Finally, computer simulations offer researchers creative ways of observing and tracking subjects’ reactions to realistically represented virtue-relevant scenarios. (The iEAR and computer simulations have been creatively used by psychologists whose research has been funded by “The Character Project.”) We cannot know in advance of our RFP what kinds of methodological innovations researchers will propose. However, we will require that awardees move beyond traditional self-report measures, and we will offer structural path modeling, other indirect measures, the use of the iEAR, computer simulations, projective tests, repertory grid, Q-sorting, think-aloud protocols, narrative analysis, and autobiographical analysis as examples of the kinds of methods we would like to see used in place of or in addition to self-report measures in the study of virtue.
We aim to stimulate research into the self, motivation, and virtue by opening the self framework as an avenue for sustained and serious interdisciplinary research. Thus, we foresee receiving research proposals that will place into dialogue different normative approaches to moral psychology. However, we do not foreclose the possibility of receiving and funding proposals that bring into dialogue normative and descriptive approaches, though this is not one of our primary aims. If the proposal does not stimulate dialogue between normative and descriptive approaches, this would not be a weakness.
We see the focus on descriptives as problematic for multiple reasons: the researchers have an implicit normative frame that they typically do not make explicit; they do not examine the developmental or wellbeing levels of their subjects, assuming instead that they represent normal humanity, despite the fact that Western brains are typically undernourished for social development in early life (Narvaez, 2012); they generalize their findings to all humans in all time periods regardless of the fact that Western culture raises very different brains from most of human genus existence (Narvaez, 2013). Added to these issues are the uses of brain imaging, which is unable to distinguish what differs between novices and experts (except that typically experts have less activation) and again generalizes from Western brains to all of humanity.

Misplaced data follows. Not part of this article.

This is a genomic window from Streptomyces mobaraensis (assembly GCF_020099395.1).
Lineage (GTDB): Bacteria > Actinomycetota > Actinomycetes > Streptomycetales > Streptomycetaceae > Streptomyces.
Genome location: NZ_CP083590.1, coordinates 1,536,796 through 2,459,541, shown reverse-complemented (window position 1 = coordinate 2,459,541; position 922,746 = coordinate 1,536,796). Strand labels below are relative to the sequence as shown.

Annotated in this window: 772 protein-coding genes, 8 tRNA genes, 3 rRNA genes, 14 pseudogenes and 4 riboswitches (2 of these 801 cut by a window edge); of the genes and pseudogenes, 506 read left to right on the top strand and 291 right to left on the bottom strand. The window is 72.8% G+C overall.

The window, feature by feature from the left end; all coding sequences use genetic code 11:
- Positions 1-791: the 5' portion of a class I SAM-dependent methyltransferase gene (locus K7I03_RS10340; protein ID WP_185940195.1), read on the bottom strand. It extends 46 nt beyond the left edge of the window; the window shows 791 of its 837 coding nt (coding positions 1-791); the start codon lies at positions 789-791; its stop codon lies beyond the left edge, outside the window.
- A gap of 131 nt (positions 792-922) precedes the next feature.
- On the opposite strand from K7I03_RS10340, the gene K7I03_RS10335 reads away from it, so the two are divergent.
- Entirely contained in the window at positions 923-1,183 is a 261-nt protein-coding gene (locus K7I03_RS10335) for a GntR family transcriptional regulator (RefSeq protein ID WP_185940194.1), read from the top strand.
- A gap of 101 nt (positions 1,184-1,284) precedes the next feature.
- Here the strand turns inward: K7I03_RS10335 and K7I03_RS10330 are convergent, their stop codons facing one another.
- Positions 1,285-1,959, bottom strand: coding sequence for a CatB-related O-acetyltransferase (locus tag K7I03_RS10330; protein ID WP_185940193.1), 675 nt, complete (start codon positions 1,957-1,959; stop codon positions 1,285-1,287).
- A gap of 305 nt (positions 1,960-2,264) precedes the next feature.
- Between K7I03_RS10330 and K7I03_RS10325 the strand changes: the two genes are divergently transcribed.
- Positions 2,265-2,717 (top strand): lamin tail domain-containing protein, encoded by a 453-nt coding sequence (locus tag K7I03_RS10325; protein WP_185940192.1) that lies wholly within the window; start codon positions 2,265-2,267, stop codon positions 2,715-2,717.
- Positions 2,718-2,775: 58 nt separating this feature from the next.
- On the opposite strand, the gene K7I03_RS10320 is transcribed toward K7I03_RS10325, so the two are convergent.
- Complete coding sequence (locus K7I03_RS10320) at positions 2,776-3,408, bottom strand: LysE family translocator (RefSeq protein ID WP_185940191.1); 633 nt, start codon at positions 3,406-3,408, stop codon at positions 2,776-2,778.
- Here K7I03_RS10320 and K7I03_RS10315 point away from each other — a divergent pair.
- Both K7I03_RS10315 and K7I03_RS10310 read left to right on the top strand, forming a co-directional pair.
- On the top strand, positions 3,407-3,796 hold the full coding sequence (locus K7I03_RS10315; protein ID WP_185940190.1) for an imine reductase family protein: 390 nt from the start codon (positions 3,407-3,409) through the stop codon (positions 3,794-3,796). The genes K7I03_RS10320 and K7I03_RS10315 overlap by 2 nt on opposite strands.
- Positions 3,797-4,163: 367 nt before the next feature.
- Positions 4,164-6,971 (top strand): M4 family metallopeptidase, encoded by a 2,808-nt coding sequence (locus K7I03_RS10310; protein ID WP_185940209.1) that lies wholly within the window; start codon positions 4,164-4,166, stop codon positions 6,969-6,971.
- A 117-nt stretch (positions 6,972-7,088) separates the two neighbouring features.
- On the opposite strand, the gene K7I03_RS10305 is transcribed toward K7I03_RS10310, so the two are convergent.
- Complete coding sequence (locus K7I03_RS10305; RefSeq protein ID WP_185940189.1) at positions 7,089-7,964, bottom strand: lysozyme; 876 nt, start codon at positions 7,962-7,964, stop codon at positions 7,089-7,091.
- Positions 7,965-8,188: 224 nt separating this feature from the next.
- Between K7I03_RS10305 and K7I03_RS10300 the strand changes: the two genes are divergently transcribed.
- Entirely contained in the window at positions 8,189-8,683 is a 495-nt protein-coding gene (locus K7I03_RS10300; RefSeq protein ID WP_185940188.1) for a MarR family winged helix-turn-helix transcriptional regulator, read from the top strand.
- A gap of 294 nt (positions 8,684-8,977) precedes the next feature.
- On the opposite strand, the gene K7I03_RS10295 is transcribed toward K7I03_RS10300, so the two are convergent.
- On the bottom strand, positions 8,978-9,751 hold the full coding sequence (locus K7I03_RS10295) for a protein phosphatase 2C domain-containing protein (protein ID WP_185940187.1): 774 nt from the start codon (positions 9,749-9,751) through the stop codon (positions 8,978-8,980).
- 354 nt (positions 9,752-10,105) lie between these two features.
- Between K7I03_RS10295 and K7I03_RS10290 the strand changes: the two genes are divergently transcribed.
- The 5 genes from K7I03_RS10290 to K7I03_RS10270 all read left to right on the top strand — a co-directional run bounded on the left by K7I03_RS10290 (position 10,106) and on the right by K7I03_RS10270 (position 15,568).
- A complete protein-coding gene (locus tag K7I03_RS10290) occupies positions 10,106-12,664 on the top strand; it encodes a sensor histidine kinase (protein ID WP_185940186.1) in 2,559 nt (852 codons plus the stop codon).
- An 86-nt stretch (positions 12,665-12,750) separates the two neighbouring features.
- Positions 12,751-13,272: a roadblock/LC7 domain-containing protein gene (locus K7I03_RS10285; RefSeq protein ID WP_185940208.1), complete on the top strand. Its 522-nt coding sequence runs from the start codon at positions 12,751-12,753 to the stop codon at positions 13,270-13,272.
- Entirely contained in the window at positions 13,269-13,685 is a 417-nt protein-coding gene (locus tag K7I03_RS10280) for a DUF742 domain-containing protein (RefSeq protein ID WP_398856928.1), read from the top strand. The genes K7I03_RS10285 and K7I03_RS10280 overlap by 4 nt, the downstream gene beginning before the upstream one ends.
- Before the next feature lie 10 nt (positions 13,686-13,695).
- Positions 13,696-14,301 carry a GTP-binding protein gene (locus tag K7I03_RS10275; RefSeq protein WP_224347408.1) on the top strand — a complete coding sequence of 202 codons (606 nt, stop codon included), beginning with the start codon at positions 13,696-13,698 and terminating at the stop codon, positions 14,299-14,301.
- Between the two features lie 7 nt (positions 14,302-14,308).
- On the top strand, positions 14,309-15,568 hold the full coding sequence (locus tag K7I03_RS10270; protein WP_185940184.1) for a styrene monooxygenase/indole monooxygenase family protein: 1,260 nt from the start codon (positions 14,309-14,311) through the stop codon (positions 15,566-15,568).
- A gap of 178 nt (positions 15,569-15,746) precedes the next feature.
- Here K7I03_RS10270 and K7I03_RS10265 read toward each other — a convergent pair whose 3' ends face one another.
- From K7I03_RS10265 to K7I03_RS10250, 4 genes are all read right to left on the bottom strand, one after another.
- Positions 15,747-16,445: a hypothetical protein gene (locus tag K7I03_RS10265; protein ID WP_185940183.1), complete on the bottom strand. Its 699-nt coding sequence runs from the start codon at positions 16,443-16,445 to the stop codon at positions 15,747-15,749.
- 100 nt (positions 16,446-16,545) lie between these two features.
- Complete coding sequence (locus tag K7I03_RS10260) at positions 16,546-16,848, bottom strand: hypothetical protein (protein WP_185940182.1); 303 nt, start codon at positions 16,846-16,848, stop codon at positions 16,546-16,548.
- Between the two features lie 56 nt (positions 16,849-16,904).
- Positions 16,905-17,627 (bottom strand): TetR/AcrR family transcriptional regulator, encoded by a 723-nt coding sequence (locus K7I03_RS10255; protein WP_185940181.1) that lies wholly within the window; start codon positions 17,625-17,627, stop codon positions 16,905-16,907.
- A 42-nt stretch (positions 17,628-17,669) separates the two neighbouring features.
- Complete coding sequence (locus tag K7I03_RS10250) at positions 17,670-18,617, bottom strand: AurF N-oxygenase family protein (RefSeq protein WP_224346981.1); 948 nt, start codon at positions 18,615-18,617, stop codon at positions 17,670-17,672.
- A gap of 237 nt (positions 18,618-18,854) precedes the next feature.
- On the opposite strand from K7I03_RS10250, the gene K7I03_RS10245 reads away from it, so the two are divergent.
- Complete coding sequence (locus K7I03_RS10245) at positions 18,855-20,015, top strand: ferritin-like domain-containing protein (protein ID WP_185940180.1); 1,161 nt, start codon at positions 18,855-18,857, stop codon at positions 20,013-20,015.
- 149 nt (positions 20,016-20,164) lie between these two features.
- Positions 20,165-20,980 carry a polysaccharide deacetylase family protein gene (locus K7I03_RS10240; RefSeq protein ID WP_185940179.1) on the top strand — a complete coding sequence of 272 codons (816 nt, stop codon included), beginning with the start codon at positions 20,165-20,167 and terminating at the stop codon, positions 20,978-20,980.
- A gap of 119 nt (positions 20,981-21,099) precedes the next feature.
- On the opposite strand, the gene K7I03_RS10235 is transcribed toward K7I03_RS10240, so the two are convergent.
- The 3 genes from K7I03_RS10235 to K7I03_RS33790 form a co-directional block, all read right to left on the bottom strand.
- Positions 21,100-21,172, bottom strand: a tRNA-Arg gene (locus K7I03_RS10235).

Regardless of whether the lack of normative/descriptive dialogue is a strength or a weakness, it could be desirable to include activities that would promote it. Given the overall gist of our project, we do not anticipate that it would appeal very much to proponents of descriptive views. However, if we do receive such proposals, we will encourage submitters of descriptive studies to be explicit about their assumptions and careful about their generalizations.
Aside from openness to funding research projects that would stimulate such dialogue, other activities include sponsoring presentations and panel discussions to promote dialogue at the interdisciplinary moral forum and the two conferences envisioned as part of our proposal. In addition, lectures on the topic could be held at Notre Dame and Marquette, and discussion of the topic encouraged via the project website, in the project newsletter, in interactive online discussion forums, and on Dr. Narvaez’s blog.
In addition to the RFP competition, this project will:
The digital research archive will include:
We envision the archive to be used primarily by academics: subgrant awardees, moral self research networkers, graduate students seeking data, or others interested in the moral psychology of the self, motivation, and virtue. We had not envisioned use of the archive by non-academics, such as journalists, but are happy to accommodate this possibility.